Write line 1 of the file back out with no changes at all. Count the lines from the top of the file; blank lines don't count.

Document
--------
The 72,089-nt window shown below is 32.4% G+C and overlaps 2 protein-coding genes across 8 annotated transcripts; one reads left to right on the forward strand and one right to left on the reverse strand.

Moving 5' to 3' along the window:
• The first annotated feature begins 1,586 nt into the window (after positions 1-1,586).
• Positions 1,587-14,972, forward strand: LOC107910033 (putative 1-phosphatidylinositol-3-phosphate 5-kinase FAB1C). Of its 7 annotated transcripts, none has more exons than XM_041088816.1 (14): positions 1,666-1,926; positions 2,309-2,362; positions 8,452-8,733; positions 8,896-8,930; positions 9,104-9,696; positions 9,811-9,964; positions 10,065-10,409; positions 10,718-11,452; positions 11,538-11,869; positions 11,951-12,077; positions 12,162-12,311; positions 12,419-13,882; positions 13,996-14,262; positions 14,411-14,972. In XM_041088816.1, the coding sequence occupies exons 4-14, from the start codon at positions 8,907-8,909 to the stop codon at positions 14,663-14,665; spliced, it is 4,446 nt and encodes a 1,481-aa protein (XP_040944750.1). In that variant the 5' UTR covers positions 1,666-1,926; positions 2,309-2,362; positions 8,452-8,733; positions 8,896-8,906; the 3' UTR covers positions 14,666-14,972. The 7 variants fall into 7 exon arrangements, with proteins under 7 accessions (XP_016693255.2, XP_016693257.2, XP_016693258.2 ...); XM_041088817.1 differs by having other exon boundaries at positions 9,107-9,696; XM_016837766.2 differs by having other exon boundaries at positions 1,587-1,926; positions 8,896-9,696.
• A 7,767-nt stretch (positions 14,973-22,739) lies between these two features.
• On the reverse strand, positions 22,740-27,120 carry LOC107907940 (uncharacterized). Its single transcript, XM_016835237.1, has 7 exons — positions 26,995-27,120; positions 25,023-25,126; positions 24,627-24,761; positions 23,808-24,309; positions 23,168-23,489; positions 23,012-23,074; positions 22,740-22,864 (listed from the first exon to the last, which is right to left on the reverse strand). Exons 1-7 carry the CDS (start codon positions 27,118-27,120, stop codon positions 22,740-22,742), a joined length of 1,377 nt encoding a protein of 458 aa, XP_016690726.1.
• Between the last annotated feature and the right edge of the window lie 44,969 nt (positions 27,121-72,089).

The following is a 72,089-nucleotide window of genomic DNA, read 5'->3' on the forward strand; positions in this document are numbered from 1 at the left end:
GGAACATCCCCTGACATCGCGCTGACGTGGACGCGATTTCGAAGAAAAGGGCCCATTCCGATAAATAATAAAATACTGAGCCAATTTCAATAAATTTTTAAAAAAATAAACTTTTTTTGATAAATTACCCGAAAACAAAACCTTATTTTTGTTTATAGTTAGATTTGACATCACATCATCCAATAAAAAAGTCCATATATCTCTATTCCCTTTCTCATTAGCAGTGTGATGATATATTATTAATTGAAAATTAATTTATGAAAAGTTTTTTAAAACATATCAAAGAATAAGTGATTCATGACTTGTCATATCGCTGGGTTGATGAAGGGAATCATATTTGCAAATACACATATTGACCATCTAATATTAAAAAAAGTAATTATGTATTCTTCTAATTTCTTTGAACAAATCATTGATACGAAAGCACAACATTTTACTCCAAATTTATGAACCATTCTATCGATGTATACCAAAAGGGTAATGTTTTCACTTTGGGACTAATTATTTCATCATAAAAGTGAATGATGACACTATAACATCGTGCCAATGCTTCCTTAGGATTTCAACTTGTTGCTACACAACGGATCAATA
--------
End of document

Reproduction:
The 72,089-nt window shown below is 32.4% G+C and overlaps 2 protein-coding genes across 8 annotated transcripts; one reads left to right on the forward strand and one right to left on the reverse strand.